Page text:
In front of 11,439, Mizzou led for most of regulation until Arkansas made a late push. With 5:44 left, a couple Whitt free throws gave Arkansas its first lead since the opening minutes, but the Tigers stormed back, this time behind freshman Tray Jackson. The seldom used forward got a clean block on Reggie Chaney at the rim, then put Mizzou back in front 59-58 with a vicious follow-dunk. Pinson pushed the lead to three with a 3-pointer on MU’s next possession.
Otherwise, Pinson did most of his damage in the paint and the foul line as the Tigers consistently preyed on Arkansas’ vulnerable spots on the floor.
“It’s just what we do, to be honest,” Pinson said. “Keep driving. We saw guys in foul trouble. Whitt, (Desi) Sills, too. I wouldn’t say they did a bad job, but they were struggling when we drove to the basket most of the time. Sometimes we didn't get the call, but we stayed aggressive.”
Arkansas came right back with Sills’ game-tying layup with 34 seconds left, but he missed the free throw that would have put the Hogs ahead.
MU called timeout with 21 seconds left to draw up a play for the win. Pinson nearly dribbled out the length of the shot clock, found Jackson in the corner but the freshman passed on a jumper as the shot clock expired.
“Honestly, I should have shot it,” Pinson said. “But I kind of lost track of time. Plays like that you just got to shake it off and learn from it.”
With 3.5 seconds left to get the win, Arkansas missed at the buzzer, sending the game to overtime.
In the extra period, Mitchell Smith sent Jones to the bench for good, stepping in front of the SEC’s top scorer on the perimeter to draw foul No. 5. Jones was one of four Razorbacks to foul out in a game that featured 59 fouls and 83 free throws.
“They were going to him and I felt like I had to sit down and get a stop right there,” Smith said. “He came off the screen and pushed off a little bit. I got the charge and once we saw him go out the game we knew we were right there and we had to win the game.”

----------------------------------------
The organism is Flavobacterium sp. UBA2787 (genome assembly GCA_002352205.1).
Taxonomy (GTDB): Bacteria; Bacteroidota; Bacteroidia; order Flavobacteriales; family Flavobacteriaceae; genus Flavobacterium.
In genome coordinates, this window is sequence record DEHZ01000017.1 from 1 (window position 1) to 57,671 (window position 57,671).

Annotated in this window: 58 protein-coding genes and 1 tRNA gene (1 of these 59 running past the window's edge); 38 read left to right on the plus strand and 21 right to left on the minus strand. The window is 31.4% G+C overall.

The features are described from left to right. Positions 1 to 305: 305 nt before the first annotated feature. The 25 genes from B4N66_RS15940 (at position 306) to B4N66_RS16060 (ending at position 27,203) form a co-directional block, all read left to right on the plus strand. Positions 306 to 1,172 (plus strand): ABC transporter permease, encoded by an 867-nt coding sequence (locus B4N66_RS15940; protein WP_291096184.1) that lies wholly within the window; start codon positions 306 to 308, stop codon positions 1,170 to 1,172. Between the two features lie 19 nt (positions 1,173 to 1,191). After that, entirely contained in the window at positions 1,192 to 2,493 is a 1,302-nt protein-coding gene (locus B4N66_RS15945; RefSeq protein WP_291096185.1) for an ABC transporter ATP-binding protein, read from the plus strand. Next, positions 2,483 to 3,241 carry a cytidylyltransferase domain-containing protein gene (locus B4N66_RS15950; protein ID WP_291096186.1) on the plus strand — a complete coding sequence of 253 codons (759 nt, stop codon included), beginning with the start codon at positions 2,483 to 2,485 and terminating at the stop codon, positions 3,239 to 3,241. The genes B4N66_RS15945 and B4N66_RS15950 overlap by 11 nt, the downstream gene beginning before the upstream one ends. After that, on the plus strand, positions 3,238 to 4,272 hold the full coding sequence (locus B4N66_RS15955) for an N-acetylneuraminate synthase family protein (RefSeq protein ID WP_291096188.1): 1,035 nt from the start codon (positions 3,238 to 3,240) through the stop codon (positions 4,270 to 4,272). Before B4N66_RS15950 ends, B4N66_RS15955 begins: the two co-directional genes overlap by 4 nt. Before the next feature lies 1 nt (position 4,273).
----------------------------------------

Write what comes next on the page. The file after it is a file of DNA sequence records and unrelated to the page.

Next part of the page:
With Pickett glued to his side most of the night, Jones shot just 3 of 14 from the field, missed all six of his 3-pointers and had four turnovers.
“(Pickett) stepped up and played tremendous defense, just denying him and sitting down to play in front of him the whole game,” Smith said. “He didn’t give him any easy looks and had him really frustrated in the first half. … He’s a good player, but we shut him down today.”
“We did a great job of making his catches tough,” Martin said, “making his shots tough, making him put the ball on the floor, especially from a scouting report standpoint, and making him make the extra play and go over the top of you. Javon is physical enough to do that.”
In overtime, Arkansas got back within two on Sills’ 3-pointer with 32 seconds left, but Pinson connected with Jackson for an alley-oop dunk to stretch the lead back to four. Pinson sank two more free throws to clinch the victory and hand the Hogs (16-7, 4-6) their fifth loss in seven games.
Days earlier, Martin questioned Mizzou’s toughness after Tuesday’s loss at Texas A&M and challenged his players to respond against Arkansas. They did.
Martin, also a cancer survivor, had one more challenge in him Saturday.
By game’s end, MU fans had raised another $80,000 for the Rally for Rhyan Foundation as the Tigers fed off their largest home crowd of the season. It was the kind of atmosphere Martin wants to see every time the Tigers tip off at home. He challenged the fans to make that kind of environment a regular occurrence.
“I think the fans jump onboard because of the (charity) game,” he said. “But I think for our fans it has to be a way of life. This is Mizzou basketball. It's a great tradition. Great history. You’re in the Show-Me State. I think our fans need to show more pride just to be a part of the game. Now you create an atmosphere like this every night.”